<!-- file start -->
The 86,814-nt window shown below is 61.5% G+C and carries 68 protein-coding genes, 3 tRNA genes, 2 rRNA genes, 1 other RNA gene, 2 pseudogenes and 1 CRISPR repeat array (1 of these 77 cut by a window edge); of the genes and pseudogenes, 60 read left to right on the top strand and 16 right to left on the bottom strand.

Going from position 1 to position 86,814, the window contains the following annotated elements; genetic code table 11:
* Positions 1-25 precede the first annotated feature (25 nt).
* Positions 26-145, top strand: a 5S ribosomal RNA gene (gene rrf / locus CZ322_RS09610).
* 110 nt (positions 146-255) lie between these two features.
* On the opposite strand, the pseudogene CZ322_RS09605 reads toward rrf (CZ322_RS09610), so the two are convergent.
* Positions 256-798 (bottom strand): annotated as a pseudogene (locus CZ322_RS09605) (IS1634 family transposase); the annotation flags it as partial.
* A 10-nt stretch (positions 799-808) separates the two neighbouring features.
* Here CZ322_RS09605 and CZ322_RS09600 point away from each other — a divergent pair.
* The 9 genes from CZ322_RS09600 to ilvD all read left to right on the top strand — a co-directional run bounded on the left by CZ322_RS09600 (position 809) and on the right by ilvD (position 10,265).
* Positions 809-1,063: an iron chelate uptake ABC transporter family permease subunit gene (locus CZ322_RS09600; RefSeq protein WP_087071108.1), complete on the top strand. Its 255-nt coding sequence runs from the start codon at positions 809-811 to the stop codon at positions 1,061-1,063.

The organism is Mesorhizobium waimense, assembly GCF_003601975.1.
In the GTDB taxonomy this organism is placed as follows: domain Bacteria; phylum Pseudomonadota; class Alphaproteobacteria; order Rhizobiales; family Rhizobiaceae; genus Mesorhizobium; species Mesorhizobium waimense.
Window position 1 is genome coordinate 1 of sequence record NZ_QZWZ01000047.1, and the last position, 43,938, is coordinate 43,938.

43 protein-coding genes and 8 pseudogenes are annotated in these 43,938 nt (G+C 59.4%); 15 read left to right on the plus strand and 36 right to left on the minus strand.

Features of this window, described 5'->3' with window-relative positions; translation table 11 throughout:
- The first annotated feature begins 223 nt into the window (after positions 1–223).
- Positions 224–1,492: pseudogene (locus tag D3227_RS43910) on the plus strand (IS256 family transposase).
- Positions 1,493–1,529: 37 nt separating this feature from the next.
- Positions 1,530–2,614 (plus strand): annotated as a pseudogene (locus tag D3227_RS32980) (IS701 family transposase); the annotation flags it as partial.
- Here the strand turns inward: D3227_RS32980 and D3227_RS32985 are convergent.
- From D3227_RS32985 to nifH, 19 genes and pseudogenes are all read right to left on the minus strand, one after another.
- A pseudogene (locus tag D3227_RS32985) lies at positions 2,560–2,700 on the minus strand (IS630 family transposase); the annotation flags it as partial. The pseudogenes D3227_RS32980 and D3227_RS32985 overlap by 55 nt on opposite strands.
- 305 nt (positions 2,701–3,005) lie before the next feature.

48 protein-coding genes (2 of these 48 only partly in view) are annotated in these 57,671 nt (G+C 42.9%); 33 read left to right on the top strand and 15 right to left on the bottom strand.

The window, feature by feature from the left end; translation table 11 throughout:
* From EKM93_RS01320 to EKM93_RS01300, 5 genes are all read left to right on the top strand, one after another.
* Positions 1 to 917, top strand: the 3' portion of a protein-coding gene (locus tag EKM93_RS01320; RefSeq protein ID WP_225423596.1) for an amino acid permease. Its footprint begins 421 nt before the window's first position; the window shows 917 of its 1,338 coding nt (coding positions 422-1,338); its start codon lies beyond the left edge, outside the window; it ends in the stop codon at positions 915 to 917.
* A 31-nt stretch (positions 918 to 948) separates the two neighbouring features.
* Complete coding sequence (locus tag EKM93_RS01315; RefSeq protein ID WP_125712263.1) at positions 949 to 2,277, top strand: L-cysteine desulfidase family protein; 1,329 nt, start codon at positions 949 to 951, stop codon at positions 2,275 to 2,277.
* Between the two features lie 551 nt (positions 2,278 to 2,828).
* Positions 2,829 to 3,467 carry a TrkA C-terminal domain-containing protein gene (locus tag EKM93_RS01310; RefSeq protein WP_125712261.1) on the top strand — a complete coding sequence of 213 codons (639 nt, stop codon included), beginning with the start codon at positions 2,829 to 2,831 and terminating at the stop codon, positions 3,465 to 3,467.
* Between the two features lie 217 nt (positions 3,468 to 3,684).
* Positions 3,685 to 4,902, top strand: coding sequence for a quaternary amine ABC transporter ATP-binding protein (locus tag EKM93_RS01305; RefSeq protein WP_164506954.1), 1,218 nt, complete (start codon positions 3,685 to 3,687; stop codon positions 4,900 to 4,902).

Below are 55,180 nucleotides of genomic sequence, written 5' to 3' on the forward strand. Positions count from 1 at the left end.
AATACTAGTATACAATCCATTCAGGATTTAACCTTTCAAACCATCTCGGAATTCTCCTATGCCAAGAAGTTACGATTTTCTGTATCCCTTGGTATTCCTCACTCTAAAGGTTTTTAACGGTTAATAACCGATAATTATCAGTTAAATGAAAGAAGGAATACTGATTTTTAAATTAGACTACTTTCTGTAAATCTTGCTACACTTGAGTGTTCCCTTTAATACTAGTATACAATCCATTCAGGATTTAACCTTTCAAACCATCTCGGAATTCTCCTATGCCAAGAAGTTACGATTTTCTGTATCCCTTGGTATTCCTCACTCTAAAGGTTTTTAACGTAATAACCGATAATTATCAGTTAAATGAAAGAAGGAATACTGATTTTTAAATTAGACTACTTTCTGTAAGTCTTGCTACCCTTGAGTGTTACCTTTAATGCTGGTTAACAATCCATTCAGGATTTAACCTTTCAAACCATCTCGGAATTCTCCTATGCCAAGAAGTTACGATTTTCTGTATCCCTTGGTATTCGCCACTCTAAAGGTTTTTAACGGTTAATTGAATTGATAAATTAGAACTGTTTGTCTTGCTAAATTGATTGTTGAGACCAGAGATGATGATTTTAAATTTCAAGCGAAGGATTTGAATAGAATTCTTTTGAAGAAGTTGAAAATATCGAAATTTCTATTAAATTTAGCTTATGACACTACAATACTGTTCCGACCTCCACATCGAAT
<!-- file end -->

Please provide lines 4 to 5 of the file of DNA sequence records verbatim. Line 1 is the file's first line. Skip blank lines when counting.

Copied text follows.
* Positions 26-145, top strand: a 5S ribosomal RNA gene (gene rrf / locus CZ322_RS09610).
* 110 nt (positions 146-255) lie between these two features.